“TinyML is proof that good things come in small packages”, or so does ARM describe it, as it promises with TinyML to change a different approach, by running optimized machine learning models on small and efficient microcontroller-based endpoint devices, instead of bulky, power-hungry computers located in the cloud. Supported by ARM and the industry-leaders Google, Qualcomm, and others, it has the potential to change the way we deal with the data gathered by the IoT devices, which already have taken over in almost every industry we can imagine.
But why would we use TinyML in microcontrollers? Well, that is simple. They are everywhere! Families such as the ARM Cortex-M are very efficient and reliable, guaranteeing decent computing performance, when we consider their size, fitting them anywhere and being able to leave them there and just forget about it. Moreover, they are really cheap. Machine learning on microcontrollers enables us to take care of the data created on our IoT devices directly and perform more sophisticated and refined operations. But it does not stop there. Giving these capabilities to the microcontroller allows for more independent endpoint devices, that do not require an internet connection to trade data back and forth with the cloud, which leads to reduced latency, less energy consumption and extra security, since the data is not leaving the microcontroller as often, leaving it less exposed to attacks.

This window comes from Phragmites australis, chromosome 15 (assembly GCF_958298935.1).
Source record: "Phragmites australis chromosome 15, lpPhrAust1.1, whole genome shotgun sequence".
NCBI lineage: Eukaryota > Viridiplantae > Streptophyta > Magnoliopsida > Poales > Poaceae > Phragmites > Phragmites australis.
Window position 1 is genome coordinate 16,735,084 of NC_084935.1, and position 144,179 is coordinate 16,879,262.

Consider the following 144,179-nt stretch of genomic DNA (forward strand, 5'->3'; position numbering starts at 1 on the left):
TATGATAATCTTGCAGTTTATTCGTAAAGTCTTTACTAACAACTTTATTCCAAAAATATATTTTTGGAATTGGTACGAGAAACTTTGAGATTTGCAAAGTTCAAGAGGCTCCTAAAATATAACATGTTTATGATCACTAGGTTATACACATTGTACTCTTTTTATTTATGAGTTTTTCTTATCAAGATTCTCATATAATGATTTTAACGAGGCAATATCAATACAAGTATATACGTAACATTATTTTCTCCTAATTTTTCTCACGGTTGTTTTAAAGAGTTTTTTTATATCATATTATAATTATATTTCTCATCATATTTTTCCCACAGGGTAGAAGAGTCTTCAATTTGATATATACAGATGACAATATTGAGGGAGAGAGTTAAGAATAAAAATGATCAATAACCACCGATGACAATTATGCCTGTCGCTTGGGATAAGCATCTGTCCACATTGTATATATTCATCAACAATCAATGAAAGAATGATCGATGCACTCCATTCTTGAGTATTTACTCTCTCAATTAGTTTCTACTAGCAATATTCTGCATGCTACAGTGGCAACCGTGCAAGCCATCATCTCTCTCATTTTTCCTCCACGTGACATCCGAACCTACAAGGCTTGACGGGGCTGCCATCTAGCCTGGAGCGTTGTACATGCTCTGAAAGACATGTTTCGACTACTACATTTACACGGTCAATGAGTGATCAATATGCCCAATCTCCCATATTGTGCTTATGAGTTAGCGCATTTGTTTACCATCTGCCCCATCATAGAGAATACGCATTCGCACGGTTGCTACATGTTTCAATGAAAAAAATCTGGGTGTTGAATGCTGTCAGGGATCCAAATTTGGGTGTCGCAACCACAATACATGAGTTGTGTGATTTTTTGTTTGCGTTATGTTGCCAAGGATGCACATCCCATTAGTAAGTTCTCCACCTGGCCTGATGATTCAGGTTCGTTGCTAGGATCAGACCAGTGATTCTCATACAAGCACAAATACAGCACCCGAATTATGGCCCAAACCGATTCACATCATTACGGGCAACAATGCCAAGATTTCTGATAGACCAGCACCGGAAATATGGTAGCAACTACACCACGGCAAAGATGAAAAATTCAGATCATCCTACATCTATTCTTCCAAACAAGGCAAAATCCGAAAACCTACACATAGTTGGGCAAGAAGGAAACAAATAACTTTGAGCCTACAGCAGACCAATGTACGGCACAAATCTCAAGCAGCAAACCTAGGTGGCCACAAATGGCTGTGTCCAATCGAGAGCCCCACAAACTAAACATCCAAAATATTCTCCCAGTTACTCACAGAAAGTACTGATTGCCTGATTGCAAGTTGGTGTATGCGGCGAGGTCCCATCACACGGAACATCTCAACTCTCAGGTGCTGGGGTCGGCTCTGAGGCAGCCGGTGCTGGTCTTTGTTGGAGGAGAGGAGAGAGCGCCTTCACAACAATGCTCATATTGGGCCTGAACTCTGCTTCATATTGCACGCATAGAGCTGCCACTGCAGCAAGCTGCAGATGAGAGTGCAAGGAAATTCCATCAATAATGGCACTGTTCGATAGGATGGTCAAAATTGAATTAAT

In order to bring the ML algorithms to the small boards, the complexity of the mathematical operations involved needed to be reduced. Data scientists accomplished this by applying different techniques, such as replacing floating-point operations with simpler 8-bit operations. The changes resulted in models adapted to the platform, targeting lower memory resources and processing, making them work more efficiently without compromising too much accuracy. Of course, they cannot replace completely the cloud models, but its suits for many use cases. Besides that, the hardware is being designed by ARM to accelerate the inference, which will uplift the already impressive performance we are getting.